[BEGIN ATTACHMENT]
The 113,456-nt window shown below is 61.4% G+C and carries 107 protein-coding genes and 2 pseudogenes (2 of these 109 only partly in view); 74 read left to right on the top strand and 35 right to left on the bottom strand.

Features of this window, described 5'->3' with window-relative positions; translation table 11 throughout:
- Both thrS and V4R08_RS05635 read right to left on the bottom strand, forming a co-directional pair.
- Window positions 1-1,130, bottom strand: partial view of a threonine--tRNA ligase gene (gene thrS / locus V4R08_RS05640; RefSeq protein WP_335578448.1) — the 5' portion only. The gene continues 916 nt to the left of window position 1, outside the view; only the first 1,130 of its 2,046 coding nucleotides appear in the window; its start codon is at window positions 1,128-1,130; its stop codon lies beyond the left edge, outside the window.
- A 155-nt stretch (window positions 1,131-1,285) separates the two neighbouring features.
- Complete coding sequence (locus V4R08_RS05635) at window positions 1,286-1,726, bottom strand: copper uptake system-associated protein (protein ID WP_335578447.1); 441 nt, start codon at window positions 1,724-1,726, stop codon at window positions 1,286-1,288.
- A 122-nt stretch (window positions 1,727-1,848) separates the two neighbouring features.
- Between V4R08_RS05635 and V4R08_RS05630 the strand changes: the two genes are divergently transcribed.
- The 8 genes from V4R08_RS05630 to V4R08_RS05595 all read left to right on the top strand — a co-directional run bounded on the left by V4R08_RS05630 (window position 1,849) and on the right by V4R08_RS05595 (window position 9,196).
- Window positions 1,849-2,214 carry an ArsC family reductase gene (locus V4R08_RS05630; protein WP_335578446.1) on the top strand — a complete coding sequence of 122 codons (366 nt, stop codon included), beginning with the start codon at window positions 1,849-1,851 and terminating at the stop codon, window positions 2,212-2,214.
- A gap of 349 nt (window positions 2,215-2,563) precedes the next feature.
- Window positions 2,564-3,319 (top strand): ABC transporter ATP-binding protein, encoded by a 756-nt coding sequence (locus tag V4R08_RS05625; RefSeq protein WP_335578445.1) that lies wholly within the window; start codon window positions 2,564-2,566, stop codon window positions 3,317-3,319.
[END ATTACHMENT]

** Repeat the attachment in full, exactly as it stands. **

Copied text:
The 113,456-nt window shown below is 61.4% G+C and carries 107 protein-coding genes and 2 pseudogenes (2 of these 109 only partly in view); 74 read left to right on the top strand and 35 right to left on the bottom strand.

Features of this window, described 5'->3' with window-relative positions; translation table 11 throughout:
- Both thrS and V4R08_RS05635 read right to left on the bottom strand, forming a co-directional pair.
- Window positions 1-1,130, bottom strand: partial view of a threonine--tRNA ligase gene (gene thrS / locus V4R08_RS05640; RefSeq protein WP_335578448.1) — the 5' portion only. The gene continues 916 nt to the left of window position 1, outside the view; only the first 1,130 of its 2,046 coding nucleotides appear in the window; its start codon is at window positions 1,128-1,130; its stop codon lies beyond the left edge, outside the window.
- A 155-nt stretch (window positions 1,131-1,285) separates the two neighbouring features.
- Complete coding sequence (locus V4R08_RS05635) at window positions 1,286-1,726, bottom strand: copper uptake system-associated protein (protein ID WP_335578447.1); 441 nt, start codon at window positions 1,724-1,726, stop codon at window positions 1,286-1,288.
- A 122-nt stretch (window positions 1,727-1,848) separates the two neighbouring features.
- Between V4R08_RS05635 and V4R08_RS05630 the strand changes: the two genes are divergently transcribed.
- The 8 genes from V4R08_RS05630 to V4R08_RS05595 all read left to right on the top strand — a co-directional run bounded on the left by V4R08_RS05630 (window position 1,849) and on the right by V4R08_RS05595 (window position 9,196).
- Window positions 1,849-2,214 carry an ArsC family reductase gene (locus V4R08_RS05630; protein WP_335578446.1) on the top strand — a complete coding sequence of 122 codons (366 nt, stop codon included), beginning with the start codon at window positions 1,849-1,851 and terminating at the stop codon, window positions 2,212-2,214.
- A gap of 349 nt (window positions 2,215-2,563) precedes the next feature.
- Window positions 2,564-3,319 (top strand): ABC transporter ATP-binding protein, encoded by a 756-nt coding sequence (locus tag V4R08_RS05625; RefSeq protein WP_335578445.1) that lies wholly within the window; start codon window positions 2,564-2,566, stop codon window positions 3,317-3,319.